It should be noted, for example, that the President mentioned twice that no one’s Jewishness should be denied. This welcome message should not be misunderstood, however. Rivlin was alluding to the derogatory comments by Minister Azoulay of Shas, who said: “I cannot allow myself to say that he [a Reform Jew] is a Jew.” These comments brought about much ire throughout the world, and brought PM Netanyahu to publicly declare his commitment to ensure that “all Jews may feel at home in Israel,” followed by an even more explicit pronouncement by Netanyahu at the JFNA GA: that he would “ensure that all Jews — Reform, Conservative and Orthodox — feel at home in Israel.” Rivlin is clearly adding his endorsement to the implied rebuke of Shas’s minister Azoulay’s public insult to Reform Judaism. However, here too we should be careful of the pitfalls of terminology. Rivlin’s kind statement should not be understood as saying “We should not deny the Jewishness of anyone who is considered Jewish by the different streams of Judaism.” Rather, his statement is along the tautological nature of Minister Bennet’s reaction to Azoulay’s slur: “All Jews are Jews. Whether Conservative, Reform, Orthodox, Haredi or secular. And Israel is their home. Period.”
Neither Bennet nor Rivlin are about to acknowledge that they consider Reform converts, for instance, as Jewish. If were to happen, then we would truly be on the verge of “messianic times.” Until then, we should be aware of the fact that in some of the critical “Who is a Jew” debates held in the Knesset in the past, MK Rivlin’s comments were some of the most vicious and anti-Reform ever heard in the Knesset. So while the leaders of Reform and Conservative Judaism listed specific grievances regarding exclusionary laws and policies that discriminate against their movements in Israel, the President responded to none of their specific complaints, skirting the question of concrete policy changes entirely.
While President Rivlin used gentle, inclusive, even loving, language, and while he addressed Rabbis Jacobs and Wernick by their rabbinic titles, his response actually gave no indication whatsoever that he supports religious freedom and equality for all in Israel. Rivlin has surely come a long way since his time as a Knesset Member who called Reform Judaism akin idol worship. Yet, it is too early to attribute to him a genuine change of heart on these matters. It was not long ago that he chose to cancel a bar mitzvah ceremony for boys with special needs, which was to be held at the President’s residence and co-officiated by a Conservative rabbi. This naturally led to a very public outcry among the proponents of pluralism. While Rivlin realized the damage he had done, and later hosted a multi-denominational learning event just before the fast of Tisha b’Av, the rabbis he invited to represent the three major streams were never given the opportunity to hold a dialogue among themselves and with the audience, as many had expected. Rather, they were each invited to speak, and as soon as they finished sharing their individual thoughts – the program was brought to an end.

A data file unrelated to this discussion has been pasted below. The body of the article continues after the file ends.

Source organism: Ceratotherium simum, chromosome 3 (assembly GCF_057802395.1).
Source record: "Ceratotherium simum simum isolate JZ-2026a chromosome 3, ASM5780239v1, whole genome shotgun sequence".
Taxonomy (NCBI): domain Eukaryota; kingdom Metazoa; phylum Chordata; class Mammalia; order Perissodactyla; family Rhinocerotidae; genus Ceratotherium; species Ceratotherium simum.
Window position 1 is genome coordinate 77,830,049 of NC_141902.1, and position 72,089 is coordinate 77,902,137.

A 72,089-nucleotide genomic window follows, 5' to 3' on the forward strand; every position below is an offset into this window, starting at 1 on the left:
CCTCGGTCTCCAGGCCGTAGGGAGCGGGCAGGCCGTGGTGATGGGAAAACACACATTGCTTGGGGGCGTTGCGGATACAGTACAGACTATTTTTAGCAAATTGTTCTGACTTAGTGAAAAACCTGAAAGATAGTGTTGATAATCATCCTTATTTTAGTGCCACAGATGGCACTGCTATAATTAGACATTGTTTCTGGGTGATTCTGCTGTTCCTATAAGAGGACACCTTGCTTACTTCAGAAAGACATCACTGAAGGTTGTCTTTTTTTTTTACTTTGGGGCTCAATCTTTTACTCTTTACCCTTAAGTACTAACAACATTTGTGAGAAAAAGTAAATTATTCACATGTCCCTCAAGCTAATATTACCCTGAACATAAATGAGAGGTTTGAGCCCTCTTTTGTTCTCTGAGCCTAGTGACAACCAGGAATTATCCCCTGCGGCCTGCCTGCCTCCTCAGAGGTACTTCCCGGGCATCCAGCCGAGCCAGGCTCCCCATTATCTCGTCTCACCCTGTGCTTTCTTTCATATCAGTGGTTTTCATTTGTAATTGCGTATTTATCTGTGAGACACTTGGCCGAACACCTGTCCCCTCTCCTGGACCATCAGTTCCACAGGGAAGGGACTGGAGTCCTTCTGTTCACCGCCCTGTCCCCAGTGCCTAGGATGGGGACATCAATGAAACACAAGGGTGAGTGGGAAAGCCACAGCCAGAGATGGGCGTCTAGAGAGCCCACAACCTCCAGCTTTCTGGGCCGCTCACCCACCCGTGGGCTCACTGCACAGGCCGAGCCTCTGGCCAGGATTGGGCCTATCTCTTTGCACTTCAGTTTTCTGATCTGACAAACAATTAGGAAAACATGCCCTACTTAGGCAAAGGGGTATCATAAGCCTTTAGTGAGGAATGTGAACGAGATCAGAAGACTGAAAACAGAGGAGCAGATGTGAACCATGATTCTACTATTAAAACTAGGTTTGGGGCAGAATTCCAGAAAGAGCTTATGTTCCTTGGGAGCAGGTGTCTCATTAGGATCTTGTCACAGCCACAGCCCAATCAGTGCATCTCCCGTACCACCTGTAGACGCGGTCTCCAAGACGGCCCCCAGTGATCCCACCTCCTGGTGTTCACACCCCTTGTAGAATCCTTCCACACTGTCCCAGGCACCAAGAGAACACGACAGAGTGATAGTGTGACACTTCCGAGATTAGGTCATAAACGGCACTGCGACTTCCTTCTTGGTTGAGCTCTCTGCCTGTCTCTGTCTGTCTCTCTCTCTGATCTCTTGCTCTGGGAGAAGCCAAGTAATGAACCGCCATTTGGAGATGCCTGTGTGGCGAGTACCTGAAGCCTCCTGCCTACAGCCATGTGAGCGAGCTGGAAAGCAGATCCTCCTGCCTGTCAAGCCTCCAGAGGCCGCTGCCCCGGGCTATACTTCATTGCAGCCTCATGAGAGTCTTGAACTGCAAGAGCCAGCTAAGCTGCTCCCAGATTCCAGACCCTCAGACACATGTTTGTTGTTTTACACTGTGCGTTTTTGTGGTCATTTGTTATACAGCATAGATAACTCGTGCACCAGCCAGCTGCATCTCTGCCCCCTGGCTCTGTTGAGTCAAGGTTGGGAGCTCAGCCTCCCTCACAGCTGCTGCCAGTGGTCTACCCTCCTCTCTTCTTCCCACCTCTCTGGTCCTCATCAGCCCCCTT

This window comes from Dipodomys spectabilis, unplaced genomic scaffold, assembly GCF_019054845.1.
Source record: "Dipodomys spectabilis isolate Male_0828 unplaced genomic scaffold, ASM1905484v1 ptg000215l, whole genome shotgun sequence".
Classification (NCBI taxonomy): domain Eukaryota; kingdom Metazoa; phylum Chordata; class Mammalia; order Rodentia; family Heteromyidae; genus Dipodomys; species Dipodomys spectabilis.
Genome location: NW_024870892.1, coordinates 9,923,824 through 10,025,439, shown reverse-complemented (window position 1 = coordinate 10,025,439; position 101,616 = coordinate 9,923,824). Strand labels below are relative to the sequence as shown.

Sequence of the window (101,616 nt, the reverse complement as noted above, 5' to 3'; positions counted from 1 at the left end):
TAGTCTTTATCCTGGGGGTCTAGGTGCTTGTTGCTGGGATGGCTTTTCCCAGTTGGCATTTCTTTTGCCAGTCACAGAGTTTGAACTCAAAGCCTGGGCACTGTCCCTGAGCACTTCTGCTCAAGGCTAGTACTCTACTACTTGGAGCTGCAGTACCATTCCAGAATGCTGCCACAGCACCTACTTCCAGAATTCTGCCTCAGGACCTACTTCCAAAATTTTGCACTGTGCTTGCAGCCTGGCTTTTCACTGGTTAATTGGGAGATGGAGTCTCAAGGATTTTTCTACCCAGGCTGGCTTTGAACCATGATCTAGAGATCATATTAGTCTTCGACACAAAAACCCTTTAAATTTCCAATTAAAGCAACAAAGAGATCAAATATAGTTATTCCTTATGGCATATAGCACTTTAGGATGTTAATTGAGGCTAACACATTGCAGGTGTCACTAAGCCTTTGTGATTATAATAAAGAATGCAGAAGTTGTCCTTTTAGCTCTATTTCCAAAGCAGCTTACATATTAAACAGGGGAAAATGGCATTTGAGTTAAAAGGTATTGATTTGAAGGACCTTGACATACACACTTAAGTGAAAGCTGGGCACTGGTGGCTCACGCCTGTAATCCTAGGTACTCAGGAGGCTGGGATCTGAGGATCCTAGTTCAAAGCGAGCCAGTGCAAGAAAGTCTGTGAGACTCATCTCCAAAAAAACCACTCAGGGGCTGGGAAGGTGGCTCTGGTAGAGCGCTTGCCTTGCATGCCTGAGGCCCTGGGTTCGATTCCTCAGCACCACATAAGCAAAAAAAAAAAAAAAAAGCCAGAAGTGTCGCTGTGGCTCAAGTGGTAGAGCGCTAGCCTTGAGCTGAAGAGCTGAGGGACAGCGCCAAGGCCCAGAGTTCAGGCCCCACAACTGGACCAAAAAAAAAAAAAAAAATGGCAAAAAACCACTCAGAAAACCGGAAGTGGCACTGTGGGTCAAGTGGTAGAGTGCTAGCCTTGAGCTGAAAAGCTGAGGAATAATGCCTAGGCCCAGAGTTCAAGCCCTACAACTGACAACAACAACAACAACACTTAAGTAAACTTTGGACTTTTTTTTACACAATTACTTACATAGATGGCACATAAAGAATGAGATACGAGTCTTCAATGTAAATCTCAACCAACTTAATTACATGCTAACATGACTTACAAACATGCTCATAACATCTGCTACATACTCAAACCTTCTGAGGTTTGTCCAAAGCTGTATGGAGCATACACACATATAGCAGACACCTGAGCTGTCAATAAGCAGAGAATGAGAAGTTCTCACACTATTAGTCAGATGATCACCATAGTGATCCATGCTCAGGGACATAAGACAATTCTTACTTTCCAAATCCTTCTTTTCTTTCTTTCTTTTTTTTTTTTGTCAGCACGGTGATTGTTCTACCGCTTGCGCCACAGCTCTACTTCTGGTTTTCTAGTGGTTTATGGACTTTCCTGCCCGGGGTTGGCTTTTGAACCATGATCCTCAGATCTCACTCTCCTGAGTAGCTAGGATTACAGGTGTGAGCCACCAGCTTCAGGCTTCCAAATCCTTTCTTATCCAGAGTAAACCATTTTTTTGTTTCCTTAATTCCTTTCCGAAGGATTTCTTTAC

While there have been clear signs of progress, it would still be an exaggeration to regard Rivlin’s words and actions as an embrace of pluralism, or to believe that he has come to subscribe to the virtues of religious freedom and equality. In fact, while President Rivlin is to be greatly lauded for championing the equal rights of Israel’s Arab citizens and standing up against racism, his activism in these arenas makes his lack of support for pluralism all the more glaring. So while we’re hopeful that he will someday “come around,” the disparity between the wording of Rivlin’s response and the clear language used by Rabbis Jacobs and Wernick leaves very much to be desired.
Friends, we assume you are aware of the public rabbinic debate that ensued following Chief Rabbi Lau’s admonishment of Minister Bennett for visiting a Conservative day school in Manhattan. Rabbi Uri Regev has written about it in the Jerusalem Post and the LA Jewish Journal, and many other responses to Rabbi Lau have been coming out on a nearly daily basis. Below, you’ll find listed some of the key arguments that this encounter has raised.
We believe that you may be interested in seeing actual rabbinic pronouncements on both sides of the issue, which may not all be readily available to you in the USA. These are available to you on this website, including: